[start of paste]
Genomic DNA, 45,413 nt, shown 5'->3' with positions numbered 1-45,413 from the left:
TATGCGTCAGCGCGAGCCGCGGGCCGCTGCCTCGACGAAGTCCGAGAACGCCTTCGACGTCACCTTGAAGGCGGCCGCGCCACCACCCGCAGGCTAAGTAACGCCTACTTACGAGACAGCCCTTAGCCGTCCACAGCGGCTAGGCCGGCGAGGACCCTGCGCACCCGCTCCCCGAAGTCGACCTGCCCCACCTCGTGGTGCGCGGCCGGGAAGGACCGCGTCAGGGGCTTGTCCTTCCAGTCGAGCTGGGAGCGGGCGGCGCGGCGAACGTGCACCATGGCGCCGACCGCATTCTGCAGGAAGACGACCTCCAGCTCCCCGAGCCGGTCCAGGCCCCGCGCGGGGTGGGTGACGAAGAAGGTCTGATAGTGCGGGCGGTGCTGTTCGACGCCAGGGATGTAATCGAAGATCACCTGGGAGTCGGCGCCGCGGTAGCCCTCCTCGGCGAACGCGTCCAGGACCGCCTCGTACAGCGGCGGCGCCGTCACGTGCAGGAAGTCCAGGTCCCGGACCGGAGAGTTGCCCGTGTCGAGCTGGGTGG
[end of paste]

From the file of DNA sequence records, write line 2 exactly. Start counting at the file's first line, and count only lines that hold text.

TATGCGTCAGCGCGAGCCGCGGGCCGCTGCCTCGACGAAGTCCGAGAACGCCTTCGACGTCACCTTGAAGGCGGCCGCGCCACCACCCGCAGGCTAAGTAACGCCTACTTACGAGACAGCCCTTAGCCGTCCACAGCGGCTAGGCCGGCGAGGACCCTGCGCACCCGCTCCCCGAAGTCGACCTGCCCCACCTCGTGGTGCGCGGCCGGGAAGGACCGCGTCAGGGGCTTGTCCTTCCAGTCGAGCTGGGAGCGGGCGGCGCGGCGAACGTGCACCATGGCGCCGACCGCATTCTGCAGGAAGACGACCTCCAGCTCCCCGAGCCGGTCCAGGCCCCGCGCGGGGTGGGTGACGAAGAAGGTCTGATAGTGCGGGCGGTGCTGTTCGACGCCAGGGATGTAATCGAAGATCACCTGGGAGTCGGCGCCGCGGTAGCCCTCCTCGGCGAACGCGTCCAGGACCGCCTCGTACAGCGGCGGCGCCGTCACGTGCAGGAAGTCCAGGTCCCGGACCGGAGAGTTGCCCGTGTCGAGCTGGGTGG